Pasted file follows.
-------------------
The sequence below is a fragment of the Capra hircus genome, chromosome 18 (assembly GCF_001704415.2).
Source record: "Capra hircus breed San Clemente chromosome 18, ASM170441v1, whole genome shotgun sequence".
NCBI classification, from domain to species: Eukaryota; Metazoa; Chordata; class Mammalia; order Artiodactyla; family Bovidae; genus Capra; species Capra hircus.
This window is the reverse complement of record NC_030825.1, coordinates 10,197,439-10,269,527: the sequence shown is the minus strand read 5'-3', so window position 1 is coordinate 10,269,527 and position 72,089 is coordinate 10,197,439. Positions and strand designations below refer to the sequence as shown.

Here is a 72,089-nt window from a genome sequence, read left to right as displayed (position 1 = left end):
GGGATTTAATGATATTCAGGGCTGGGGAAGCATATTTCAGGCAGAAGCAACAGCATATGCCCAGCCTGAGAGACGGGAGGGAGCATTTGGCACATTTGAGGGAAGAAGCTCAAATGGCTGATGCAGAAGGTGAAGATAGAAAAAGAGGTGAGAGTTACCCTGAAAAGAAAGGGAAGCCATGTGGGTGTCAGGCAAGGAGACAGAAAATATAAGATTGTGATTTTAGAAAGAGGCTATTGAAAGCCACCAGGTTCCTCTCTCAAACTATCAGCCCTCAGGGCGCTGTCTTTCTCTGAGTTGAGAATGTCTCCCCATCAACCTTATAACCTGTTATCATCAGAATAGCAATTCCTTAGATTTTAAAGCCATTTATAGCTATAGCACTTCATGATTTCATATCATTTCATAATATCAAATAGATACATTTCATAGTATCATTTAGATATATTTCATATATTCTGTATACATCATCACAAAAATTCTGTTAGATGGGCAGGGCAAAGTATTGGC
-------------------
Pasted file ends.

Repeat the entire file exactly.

The sequence below is a fragment of the Capra hircus genome, chromosome 18 (assembly GCF_001704415.2).
Source record: "Capra hircus breed San Clemente chromosome 18, ASM170441v1, whole genome shotgun sequence".
NCBI classification, from domain to species: Eukaryota; Metazoa; Chordata; class Mammalia; order Artiodactyla; family Bovidae; genus Capra; species Capra hircus.
This window is the reverse complement of record NC_030825.1, coordinates 10,197,439-10,269,527: the sequence shown is the minus strand read 5'-3', so window position 1 is coordinate 10,269,527 and position 72,089 is coordinate 10,197,439. Positions and strand designations below refer to the sequence as shown.

Here is a 72,089-nt window from a genome sequence, read left to right as displayed (position 1 = left end):
GGGATTTAATGATATTCAGGGCTGGGGAAGCATATTTCAGGCAGAAGCAACAGCATATGCCCAGCCTGAGAGACGGGAGGGAGCATTTGGCACATTTGAGGGAAGAAGCTCAAATGGCTGATGCAGAAGGTGAAGATAGAAAAAGAGGTGAGAGTTACCCTGAAAAGAAAGGGAAGCCATGTGGGTGTCAGGCAAGGAGACAGAAAATATAAGATTGTGATTTTAGAAAGAGGCTATTGAAAGCCACCAGGTTCCTCTCTCAAACTATCAGCCCTCAGGGCGCTGTCTTTCTCTGAGTTGAGAATGTCTCCCCATCAACCTTATAACCTGTTATCATCAGAATAGCAATTCCTTAGATTTTAAAGCCATTTATAGCTATAGCACTTCATGATTTCATATCATTTCATAATATCAAATAGATACATTTCATAGTATCATTTAGATATATTTCATATATTCTGTATACATCATCACAAAAATTCTGTTAGATGGGCAGGGCAAAGTATTGGC